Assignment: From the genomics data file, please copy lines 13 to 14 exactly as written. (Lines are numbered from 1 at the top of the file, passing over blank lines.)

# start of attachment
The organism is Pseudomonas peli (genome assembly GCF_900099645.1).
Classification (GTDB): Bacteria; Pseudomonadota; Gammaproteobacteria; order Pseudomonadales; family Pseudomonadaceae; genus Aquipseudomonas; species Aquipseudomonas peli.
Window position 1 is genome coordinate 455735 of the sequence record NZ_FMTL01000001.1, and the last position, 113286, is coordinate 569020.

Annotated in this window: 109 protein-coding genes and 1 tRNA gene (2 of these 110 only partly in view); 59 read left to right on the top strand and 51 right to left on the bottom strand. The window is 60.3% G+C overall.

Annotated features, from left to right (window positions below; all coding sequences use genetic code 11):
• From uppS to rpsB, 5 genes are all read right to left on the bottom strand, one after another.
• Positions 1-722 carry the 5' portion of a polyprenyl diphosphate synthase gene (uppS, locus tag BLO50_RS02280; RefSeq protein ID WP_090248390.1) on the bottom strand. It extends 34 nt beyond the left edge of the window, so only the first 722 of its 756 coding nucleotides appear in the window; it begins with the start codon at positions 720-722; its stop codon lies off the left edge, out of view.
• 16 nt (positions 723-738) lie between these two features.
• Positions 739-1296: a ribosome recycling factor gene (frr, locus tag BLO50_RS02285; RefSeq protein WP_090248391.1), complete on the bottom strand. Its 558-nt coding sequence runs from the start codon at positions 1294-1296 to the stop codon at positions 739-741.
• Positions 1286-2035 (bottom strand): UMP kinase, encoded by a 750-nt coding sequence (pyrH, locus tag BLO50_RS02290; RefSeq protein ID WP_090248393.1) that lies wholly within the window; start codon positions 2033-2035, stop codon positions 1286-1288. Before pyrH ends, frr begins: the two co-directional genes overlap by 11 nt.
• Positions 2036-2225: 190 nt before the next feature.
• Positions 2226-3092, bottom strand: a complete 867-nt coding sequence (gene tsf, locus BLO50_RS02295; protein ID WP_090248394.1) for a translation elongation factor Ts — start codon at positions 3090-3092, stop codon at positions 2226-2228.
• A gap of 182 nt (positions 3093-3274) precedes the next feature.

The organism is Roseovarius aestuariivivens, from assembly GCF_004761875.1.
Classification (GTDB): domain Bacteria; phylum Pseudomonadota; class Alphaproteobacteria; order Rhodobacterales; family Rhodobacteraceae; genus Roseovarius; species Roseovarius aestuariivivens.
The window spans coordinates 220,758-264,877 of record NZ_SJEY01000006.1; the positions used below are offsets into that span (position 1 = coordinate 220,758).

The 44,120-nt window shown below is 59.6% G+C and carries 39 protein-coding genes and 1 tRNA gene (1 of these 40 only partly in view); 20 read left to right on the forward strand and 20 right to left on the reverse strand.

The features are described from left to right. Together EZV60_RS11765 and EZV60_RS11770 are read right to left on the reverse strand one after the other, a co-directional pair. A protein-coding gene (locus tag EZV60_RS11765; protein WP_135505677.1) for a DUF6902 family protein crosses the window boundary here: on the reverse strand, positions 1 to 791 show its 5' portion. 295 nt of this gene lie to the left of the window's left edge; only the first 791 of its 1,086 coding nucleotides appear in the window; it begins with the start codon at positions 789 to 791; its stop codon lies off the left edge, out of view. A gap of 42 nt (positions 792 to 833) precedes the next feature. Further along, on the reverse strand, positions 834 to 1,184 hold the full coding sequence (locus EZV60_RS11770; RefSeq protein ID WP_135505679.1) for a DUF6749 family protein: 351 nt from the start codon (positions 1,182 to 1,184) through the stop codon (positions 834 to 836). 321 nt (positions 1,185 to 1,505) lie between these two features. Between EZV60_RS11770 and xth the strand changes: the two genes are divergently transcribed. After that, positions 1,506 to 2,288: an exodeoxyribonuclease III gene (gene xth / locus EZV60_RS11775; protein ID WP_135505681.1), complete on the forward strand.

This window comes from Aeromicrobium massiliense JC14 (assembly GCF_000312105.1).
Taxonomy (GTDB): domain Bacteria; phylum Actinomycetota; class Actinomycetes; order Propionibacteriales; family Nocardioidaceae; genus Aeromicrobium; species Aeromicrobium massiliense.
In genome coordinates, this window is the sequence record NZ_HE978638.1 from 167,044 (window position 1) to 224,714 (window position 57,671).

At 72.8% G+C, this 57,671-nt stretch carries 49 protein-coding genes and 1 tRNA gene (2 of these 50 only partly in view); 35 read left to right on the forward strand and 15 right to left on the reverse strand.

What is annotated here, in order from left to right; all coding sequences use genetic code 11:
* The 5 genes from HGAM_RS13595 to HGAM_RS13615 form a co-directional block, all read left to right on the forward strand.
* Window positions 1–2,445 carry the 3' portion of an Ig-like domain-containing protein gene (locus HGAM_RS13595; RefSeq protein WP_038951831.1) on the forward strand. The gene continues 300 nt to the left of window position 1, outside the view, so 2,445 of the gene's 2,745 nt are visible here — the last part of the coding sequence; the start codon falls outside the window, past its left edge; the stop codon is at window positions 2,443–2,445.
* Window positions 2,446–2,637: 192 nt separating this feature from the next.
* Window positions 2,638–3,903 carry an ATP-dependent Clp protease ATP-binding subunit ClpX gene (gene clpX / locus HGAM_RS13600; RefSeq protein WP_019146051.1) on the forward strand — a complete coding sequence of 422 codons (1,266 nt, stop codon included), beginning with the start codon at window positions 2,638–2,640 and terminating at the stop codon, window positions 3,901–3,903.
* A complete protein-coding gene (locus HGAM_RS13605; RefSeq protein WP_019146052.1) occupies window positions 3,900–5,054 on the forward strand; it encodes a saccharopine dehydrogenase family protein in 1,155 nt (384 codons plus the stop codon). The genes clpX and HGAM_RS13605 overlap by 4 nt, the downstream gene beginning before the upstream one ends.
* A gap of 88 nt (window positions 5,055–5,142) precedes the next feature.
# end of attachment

• A gap of 182 nt (positions 3093-3274) precedes the next feature.

The organism is Roseovarius aestuariivivens, from assembly GCF_004761875.1.